Silvio Berlusconi has responded to criticism of his government's decision to send 200 "boat people" back to Libya, by saying that his party rejects the idea of a "multi-ethnic" Italy. The decision to return refugees without giving them the opportunity to apply for asylum conforms to the intolerant thinking that is increasingly a feature of Italian governance.
Whether Berlusconi likes it or not, Italy has become increasingly multi-ethnic, especially urban centers that attract large numbers of immigrants. These migrants form a vital part of Italy's workforce.
His scorn of a multi-ethnic Italy draws an unspoken distinction between diversity which is "acceptable" and diversity which is not.
The German speaking communities of Trentino/Alto Adige, Aosta valley and elsewhere that hold to their traditional heritage bring a multicultural flavor to Italian life, but you don't hear Berlusconi making noises about this. He and his political allies have a problem with too many Africans, too many gypsies, too many Muslims. On the part of some with an anti-immigrant platform these prejudices reflect xenophobic priorities... or more bluntly, racism.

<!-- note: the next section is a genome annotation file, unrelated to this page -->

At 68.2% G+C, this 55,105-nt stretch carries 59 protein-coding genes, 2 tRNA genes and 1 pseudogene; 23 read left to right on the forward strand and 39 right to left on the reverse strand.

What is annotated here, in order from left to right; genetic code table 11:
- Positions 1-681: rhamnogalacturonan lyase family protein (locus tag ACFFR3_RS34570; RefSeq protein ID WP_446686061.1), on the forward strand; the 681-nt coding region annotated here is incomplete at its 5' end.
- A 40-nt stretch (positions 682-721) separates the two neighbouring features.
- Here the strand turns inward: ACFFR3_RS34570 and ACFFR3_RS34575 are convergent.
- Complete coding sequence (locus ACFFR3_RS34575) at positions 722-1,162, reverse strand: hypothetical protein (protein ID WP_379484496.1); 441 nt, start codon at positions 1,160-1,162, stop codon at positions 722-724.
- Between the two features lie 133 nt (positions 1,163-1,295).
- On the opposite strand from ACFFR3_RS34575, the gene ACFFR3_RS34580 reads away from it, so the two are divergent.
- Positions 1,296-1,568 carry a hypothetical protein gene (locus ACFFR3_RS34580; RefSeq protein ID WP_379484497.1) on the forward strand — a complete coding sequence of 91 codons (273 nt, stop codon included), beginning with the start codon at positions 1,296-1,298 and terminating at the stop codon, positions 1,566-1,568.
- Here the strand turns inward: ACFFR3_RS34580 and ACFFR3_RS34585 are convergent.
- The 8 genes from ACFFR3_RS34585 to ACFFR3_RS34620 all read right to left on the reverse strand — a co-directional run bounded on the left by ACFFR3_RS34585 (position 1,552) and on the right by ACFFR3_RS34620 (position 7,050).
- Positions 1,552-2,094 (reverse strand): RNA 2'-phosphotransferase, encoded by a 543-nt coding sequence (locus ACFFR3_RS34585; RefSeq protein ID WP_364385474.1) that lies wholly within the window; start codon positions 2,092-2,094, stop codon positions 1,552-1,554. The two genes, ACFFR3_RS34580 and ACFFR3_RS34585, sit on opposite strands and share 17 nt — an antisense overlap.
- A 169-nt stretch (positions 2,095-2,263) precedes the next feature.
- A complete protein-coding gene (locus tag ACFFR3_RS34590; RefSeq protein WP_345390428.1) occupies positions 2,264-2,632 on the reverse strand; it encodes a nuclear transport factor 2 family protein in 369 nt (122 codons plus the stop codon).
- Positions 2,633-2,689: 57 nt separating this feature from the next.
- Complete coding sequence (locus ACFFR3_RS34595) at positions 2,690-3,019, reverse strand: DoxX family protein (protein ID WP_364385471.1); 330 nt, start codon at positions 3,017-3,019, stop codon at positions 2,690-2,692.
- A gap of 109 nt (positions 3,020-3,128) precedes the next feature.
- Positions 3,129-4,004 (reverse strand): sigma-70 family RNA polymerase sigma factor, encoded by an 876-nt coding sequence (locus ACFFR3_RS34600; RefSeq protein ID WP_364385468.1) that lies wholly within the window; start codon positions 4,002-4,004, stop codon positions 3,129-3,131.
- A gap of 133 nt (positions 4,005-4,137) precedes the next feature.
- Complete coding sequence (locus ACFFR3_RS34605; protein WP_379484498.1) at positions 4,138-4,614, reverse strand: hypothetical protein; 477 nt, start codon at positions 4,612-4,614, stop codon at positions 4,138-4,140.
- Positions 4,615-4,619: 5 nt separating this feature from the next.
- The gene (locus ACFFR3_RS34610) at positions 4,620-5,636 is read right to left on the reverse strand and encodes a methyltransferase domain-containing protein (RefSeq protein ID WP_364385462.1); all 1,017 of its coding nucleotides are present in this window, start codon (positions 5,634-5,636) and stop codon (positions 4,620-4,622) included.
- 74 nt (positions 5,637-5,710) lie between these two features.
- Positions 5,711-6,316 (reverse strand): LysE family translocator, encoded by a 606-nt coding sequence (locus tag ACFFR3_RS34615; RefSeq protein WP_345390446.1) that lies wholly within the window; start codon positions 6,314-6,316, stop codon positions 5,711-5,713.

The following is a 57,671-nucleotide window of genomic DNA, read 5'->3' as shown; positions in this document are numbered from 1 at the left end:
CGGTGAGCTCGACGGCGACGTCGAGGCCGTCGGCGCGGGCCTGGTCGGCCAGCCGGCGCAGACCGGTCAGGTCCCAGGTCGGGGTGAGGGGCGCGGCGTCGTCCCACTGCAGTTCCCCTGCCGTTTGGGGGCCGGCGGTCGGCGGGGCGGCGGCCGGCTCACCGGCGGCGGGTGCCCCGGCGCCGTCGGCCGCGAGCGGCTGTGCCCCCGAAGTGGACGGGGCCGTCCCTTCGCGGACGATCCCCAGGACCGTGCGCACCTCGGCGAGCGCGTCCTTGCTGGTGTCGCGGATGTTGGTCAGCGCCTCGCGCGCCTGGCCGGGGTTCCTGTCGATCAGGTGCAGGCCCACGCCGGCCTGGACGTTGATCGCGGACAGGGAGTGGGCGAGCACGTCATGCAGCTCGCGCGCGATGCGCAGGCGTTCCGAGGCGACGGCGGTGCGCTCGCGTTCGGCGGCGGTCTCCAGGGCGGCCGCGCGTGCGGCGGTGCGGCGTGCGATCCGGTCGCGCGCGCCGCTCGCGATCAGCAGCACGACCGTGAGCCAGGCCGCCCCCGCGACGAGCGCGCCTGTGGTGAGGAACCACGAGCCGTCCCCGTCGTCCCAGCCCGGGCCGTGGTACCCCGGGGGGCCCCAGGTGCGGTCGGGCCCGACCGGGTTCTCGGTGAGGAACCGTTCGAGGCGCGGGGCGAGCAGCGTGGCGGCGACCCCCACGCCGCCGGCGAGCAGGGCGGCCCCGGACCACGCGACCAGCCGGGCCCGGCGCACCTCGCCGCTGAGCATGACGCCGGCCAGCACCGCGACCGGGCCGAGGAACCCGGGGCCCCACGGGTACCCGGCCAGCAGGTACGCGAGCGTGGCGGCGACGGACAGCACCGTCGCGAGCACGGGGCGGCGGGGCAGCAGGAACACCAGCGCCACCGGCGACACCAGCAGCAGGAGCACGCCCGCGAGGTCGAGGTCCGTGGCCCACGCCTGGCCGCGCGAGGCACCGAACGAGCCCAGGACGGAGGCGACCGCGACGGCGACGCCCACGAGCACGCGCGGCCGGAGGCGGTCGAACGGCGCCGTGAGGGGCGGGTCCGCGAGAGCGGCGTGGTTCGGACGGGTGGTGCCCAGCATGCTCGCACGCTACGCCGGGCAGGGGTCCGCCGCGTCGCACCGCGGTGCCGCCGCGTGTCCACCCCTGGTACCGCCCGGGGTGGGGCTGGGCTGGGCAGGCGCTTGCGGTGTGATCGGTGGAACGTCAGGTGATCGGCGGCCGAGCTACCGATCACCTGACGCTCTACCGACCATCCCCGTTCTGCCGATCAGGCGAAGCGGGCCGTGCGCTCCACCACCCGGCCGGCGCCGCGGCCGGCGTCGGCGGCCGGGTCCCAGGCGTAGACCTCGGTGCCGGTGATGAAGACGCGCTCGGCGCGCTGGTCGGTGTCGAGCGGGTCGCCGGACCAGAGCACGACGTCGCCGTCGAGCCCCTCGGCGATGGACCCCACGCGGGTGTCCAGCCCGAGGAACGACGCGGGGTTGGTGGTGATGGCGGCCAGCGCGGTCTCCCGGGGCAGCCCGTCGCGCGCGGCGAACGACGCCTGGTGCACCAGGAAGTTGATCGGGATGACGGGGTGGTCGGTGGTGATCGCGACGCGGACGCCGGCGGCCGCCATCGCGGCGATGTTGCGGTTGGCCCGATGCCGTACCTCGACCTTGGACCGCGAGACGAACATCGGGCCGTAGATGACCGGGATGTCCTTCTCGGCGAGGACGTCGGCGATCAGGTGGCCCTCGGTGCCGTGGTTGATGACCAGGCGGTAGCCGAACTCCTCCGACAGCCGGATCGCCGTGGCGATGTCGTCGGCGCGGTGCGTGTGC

Berlusconi's remarks drew a sharp reaction. Center-left leader Dario Franceschini said "It's not for me or Berlusconi or anyone else to decide, for this will be the century of multi-ethnic societies... France, Great Britain and Germany are European nations with far more immigrants than us but they've worked for integration."
The premier's comments were also criticized by Leoluca Orlando of the Italy of Values party who said Berlusconi's government risked returning "to the days of Nazi fascism." Giovanna Melandri of the Democratic Party said it wanted "a country in which color of skin, race and religion do not count."
Xenophobic attitudes in Italy are unfortunately quite common. Having a gaffe-prone joker at the helm distracts from the seriousness of this problem. When the Northern League's Matteo Salvini came out recently and proposed segregated seating on local public transport in Milan, Berlusconi refused to condemn his comments, passing off Salvini's remarks as just "a quip"... "a provocation."
There are other examples of the trend toward intolerance in Italy... here and here.
Guardian article here.